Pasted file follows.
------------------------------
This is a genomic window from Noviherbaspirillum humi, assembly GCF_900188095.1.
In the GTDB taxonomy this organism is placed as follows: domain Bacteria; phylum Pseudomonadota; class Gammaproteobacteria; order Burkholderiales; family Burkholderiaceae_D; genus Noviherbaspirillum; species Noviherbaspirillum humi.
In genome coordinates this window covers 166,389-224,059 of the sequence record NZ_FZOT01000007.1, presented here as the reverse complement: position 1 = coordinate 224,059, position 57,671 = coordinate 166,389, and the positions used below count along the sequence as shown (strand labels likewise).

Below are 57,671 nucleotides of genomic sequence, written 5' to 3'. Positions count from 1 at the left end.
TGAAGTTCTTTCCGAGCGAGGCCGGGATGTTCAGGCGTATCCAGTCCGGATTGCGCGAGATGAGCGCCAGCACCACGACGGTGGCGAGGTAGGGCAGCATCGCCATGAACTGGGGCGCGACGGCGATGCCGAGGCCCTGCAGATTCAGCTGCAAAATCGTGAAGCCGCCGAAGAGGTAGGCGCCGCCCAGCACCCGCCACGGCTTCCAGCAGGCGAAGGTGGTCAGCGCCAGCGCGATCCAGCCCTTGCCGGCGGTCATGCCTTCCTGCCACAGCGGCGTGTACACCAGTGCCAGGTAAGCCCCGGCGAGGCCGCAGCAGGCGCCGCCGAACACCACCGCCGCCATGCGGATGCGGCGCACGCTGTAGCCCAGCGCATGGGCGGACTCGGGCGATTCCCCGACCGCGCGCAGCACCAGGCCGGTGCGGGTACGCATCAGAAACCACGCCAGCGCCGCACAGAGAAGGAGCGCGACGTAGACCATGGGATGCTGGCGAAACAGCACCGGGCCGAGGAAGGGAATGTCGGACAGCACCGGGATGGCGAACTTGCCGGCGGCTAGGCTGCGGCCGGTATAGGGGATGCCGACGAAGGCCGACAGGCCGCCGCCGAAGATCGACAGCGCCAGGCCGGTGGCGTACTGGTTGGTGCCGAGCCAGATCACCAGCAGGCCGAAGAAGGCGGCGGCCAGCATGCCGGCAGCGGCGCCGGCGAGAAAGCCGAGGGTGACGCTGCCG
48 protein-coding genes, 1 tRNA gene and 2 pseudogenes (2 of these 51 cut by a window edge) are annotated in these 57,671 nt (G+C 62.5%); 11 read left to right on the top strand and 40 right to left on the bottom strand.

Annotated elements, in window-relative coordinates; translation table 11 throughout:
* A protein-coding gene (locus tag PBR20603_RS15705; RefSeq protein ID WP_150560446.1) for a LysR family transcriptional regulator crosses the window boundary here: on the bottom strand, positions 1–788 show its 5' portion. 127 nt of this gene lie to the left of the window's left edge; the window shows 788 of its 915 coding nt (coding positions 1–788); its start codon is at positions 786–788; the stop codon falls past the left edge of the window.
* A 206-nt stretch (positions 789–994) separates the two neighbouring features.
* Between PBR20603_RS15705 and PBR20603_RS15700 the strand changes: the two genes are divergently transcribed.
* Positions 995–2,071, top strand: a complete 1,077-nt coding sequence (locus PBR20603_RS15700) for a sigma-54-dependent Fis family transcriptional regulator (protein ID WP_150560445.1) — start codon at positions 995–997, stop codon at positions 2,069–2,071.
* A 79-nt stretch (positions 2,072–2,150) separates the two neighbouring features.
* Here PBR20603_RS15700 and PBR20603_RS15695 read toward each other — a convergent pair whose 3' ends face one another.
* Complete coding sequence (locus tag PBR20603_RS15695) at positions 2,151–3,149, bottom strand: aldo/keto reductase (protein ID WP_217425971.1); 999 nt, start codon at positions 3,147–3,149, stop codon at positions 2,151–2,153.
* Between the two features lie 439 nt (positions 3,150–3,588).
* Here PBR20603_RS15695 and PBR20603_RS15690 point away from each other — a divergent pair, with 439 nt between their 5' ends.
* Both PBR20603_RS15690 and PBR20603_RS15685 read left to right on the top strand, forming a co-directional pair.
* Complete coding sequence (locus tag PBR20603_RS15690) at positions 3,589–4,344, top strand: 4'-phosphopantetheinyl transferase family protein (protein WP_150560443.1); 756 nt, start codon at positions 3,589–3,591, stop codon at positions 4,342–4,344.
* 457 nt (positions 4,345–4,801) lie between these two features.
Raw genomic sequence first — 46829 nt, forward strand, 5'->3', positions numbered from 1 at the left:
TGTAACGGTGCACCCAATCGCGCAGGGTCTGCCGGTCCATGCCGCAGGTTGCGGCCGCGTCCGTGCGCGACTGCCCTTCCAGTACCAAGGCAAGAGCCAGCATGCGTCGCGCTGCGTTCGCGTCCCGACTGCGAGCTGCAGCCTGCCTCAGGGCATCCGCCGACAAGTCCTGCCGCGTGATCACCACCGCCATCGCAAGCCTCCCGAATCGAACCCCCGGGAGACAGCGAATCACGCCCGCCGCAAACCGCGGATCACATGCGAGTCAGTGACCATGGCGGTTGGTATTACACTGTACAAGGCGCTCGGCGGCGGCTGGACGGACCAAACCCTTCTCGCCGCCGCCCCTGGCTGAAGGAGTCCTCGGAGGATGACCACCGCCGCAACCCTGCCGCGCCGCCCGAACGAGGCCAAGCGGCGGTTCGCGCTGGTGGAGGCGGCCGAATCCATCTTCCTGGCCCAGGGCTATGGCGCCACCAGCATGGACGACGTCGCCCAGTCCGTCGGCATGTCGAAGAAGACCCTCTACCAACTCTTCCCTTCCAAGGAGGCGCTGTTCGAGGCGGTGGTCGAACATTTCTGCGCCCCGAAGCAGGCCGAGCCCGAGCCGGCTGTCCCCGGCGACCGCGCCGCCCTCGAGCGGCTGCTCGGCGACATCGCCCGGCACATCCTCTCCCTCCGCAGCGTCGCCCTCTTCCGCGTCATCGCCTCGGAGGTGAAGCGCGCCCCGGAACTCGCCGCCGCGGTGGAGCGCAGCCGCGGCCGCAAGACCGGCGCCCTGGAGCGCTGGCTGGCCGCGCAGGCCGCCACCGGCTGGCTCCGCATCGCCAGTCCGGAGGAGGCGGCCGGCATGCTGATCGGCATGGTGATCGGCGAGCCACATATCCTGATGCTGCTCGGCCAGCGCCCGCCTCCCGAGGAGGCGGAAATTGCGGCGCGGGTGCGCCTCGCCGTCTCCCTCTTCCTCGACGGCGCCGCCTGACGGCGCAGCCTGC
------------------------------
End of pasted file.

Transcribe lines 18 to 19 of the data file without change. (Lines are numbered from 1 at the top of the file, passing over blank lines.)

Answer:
* Complete coding sequence (locus tag PBR20603_RS15690) at positions 3,589–4,344, top strand: 4'-phosphopantetheinyl transferase family protein (protein WP_150560443.1); 756 nt, start codon at positions 3,589–3,591, stop codon at positions 4,342–4,344.
* 457 nt (positions 4,345–4,801) lie between these two features.